The background to the Peace Regatta and other sporting events was that 200,000 troops of the Australian Imperial Force (AIF) were hanging around in Britain, Belgium and France waiting for demob and repatriation. Events for military crews were held before Henley at Marlow and Walton-on-Thames and after Henley at Kingston-on-Thames, Staines, Molesey, Goring and Streatley, Reading and the Metropolitan at Putney, as well as the Inter-Allied Games in Paris. Five thousand oarsmen – half the estimated 1914 total in Oz – had joined up, and the AIF set up a Sports Control Board in London to promote teamwork and camaraderie among the bored men.
Other allied services were in a similar position. While Aussies hung out at the Anzac Buffet in Victoria Street and went rowing from London RC, Kiwis were ensconced up the embankment at Thames, Canadians shared the facilities at London RC and Americans were training in France. Distraction in Putney was supplied by the Australian Flying Corps on one occasion when Flight Lieutenant Lionel Armstrong flew his ‘plane under Putney Bridge as the first eight was pulling though it. The foolhardy flying rower somehow escaped serious punishment.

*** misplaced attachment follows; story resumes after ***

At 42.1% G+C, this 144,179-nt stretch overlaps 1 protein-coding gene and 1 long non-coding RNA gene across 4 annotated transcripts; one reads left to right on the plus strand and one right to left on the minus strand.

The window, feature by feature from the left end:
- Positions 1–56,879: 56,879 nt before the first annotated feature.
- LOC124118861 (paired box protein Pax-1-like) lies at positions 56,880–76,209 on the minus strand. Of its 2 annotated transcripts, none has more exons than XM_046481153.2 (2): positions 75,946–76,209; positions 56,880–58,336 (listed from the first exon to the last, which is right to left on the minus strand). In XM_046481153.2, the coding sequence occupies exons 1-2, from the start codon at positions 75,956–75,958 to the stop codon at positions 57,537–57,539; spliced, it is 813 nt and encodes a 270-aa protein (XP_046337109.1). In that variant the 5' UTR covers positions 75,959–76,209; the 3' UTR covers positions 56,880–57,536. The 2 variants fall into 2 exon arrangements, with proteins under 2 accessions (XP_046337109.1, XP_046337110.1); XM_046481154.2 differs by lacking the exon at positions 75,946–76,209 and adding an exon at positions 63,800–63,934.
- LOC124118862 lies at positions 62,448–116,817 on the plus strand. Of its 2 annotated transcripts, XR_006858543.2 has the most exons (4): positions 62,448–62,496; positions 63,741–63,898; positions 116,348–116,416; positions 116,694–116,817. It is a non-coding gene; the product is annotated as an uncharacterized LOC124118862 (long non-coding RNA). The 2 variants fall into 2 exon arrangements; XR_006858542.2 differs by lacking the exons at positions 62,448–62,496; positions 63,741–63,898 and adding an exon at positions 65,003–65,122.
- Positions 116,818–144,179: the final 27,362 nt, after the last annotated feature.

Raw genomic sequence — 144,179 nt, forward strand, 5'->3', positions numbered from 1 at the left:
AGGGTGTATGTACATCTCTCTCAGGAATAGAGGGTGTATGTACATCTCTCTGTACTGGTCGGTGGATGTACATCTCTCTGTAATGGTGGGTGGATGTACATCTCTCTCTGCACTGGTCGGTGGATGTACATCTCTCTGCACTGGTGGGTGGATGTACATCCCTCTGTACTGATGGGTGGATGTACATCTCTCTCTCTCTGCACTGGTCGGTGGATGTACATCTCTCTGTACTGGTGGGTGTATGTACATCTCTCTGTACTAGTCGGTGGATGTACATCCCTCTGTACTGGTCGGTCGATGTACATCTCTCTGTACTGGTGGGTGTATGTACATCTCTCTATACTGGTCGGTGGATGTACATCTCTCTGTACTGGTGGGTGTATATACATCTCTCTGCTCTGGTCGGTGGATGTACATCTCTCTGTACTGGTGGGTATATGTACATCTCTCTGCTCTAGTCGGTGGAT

The Stewards felt that they could not stage a full-blown regatta in 1919, but they warmed to the idea of special events for those who served (and some for those who didn’t). It will not surprise you to learn, as it did not surprise me when I stumbled across it in Coe’s book, that their eminences made a buggers’ muddle of deciding who was eligible to row for both the King’s Cup and the other events open to the military (8+ and 4- for Allied forces, 2- and 1x for ‘amateurs from Allied countries’). One thing was clear, however, entries from German and Hungarian clubs would not be countenanced. And to make sure, the pre-war agreement with the German and Hungarian federations were ripped up.